Night before last at the Penarik-Kampung Raja road in Setiu, Trengganu, Police manning a road black shot at a Perodua Kancil which rammed through the check point.
The car continued down the road and was shortly discovered abandoned. The driver had scooted off, but inside the vehicle was an injured 14-year-old girl. She was in the car with her boyfriend, the bloke who had charged through. One of several shots fired by the police at the car hit her in the back. She was rushed to hospital, where her condition is reported to be stable.
A manhunt is on for the 20-year old boyfriend, who is alleged to be involved in the theft of outboard engines.
The New Straits Times described the police shooting as a policeman firing from his sub-machine gun. Now, I don’t want to be always bashing the police (and I have done a lot of that lately) but has this sort of police action, firing a submachine gun at a fleeing car, been proportionate?
So what if the bloke is a thief, but really, did he deserve such strong reaction? Does police procedure or standing instructions demand that kind of arresting action?
Spraying a hail of bullets onto an escaping car when there was no evident of terrorist or any firing from unknown occupant or occupants seems way too excessive. What if that bloke was a drunk and not in command of his faculties? Should our society say, "Tough luck, You were drunk, therefore you deserve to be shot!"
More importantly, what about the possibility of innocent passengers who might not have much of a say in the driver taking upon himself to violate the road block? This was what probably had happened in this case.
Certainly the police should stop the car but there could be other ways of doing that without the Rambo style of trigger-happy reaction. One of the principles of law is that it's better to let the guilty get away than to allow the innocent to be unjustly punished. That's why when there's reasonable doubt in a court case, the verdict should be in the accused's favour. The same principle should be upheld by police at the sharp end.
The police could have shot at the car tires but then again, which idiot dare to ram through a police roadblock.ReplyDelete
I would probably start shooting as well - all we know there could be a most wanted criminal gang inside the car.
As I said, the police could have shot at the car tires but given the circumstances, I don't blame the police - the 14 year old girl who got injured in the process is just tough luck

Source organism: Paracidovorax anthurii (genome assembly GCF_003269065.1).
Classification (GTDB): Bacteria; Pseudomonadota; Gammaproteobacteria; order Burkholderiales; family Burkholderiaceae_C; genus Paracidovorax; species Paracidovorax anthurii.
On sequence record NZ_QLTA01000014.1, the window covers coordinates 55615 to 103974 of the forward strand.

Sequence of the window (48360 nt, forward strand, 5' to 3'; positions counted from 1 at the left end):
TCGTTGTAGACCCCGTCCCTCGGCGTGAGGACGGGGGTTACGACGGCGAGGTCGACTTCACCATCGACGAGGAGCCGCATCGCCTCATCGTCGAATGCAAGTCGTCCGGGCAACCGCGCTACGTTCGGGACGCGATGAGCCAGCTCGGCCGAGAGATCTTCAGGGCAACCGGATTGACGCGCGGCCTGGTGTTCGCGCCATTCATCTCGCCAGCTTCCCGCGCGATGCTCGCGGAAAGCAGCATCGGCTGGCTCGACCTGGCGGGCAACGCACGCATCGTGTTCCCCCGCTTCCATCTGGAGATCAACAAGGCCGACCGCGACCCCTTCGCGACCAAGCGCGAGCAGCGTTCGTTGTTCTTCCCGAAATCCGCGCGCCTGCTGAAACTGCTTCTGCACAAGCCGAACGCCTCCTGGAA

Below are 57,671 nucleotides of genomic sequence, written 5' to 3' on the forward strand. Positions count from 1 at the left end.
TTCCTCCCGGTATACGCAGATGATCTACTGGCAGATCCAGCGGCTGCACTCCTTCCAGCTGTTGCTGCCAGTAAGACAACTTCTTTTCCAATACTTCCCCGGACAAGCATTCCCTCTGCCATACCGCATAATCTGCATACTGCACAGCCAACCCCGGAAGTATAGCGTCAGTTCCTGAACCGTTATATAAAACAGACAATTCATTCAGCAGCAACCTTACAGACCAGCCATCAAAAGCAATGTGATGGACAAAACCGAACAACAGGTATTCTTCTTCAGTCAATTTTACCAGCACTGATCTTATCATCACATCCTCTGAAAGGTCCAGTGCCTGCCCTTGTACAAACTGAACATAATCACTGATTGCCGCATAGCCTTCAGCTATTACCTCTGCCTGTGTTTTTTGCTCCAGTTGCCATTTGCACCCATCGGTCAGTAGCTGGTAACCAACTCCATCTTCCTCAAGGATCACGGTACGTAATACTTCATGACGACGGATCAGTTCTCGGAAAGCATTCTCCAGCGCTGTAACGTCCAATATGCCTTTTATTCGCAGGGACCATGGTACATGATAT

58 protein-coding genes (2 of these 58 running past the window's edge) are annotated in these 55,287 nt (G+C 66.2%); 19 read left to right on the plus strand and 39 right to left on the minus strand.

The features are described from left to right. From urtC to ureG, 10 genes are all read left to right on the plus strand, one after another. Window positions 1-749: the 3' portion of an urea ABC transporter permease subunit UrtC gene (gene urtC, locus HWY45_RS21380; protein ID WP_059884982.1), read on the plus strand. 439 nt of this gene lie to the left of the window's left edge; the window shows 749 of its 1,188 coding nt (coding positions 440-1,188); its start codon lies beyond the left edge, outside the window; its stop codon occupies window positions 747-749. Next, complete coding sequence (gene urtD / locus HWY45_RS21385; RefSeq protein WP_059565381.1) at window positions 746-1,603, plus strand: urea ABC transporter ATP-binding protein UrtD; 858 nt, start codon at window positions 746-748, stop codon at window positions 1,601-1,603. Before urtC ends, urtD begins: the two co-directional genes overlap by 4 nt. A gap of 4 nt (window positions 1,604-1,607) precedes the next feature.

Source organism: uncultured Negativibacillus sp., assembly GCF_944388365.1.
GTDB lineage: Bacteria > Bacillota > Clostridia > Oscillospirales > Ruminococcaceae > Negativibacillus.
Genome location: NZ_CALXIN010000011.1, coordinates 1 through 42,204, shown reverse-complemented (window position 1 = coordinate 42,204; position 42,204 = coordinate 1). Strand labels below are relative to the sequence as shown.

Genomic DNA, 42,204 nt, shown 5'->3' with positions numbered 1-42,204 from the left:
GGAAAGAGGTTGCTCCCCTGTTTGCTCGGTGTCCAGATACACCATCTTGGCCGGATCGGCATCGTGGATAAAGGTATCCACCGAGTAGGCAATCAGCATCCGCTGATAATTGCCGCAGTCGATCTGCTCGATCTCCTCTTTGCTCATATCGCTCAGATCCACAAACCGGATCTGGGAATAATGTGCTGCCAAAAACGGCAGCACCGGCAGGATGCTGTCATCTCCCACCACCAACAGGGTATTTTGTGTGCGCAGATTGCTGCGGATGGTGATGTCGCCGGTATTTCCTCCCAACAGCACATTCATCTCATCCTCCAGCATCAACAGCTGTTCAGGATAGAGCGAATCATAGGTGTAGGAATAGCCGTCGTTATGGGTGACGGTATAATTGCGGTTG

balajoe, I had posed the question: Should our society say, "Tough luck, You were drunk, therefore you deserve to be shot!"ReplyDelete
You answered it! ;-)
I had also stated: One of the principles of law is that it's better to let the guilty get away than to allow the innocent to be unjustly punished. That's why when there's reasonable doubt in a court case, the verdict should be in the accused's favour. The same principle should be upheld by police at the sharp end.
What do you think?
I may not agree with what the police had done but I can understand the need for the police to shoot. Like balajoe said, it could have been the most wanted criminal in the case, which will translate to either I die or you die. Easy option. However you are right to say that they could have shot at the tires first, as in this case no shots were fired from the car. Nobody rams through a police block unless there is something to hide, only question how big that something is. In a court case, it is a controlled situation, whereas in a road block anything can happen and therefore the same principle cannot be applied.ReplyDelete
i cannot agree with anyone of you. this is like shoot first, ask later. what if the driver had a sudden heart condition, what if the roadblock was a hidden one (which they normally are), hidden in the sense, that you only notice after you come out of a corner/curve and the driver didnt see the road block until too late. i ask you, if you were to accidently knocked down the police barricade, would you stop your car and apologise ? i bet you'll get smack/whack before the police even start asking you any questions, then you can ask yourself again whether the police had any right to shoot at the kancil or not.ReplyDelete
ktemoc...as a lawyer myself, I agree with your arguments BUT...ReplyDelete
..the moment you ram through a police roadblock, you loses all the benefit of reasonable doubt. Further, if you read the story, the police already know that the boyfriend is a suspect in a crime. That diminishes the benefit of doubt even further (although that may not prove that the boyfriend is guilty but if you are ramming a roadblock, what do you think?).
And as for the question "Should our society say, "Tough luck, You were drunk, therefore you deserve to be shot!"...alcoholism is not a defence, by right, you should not be driving in the first place if you are drunk.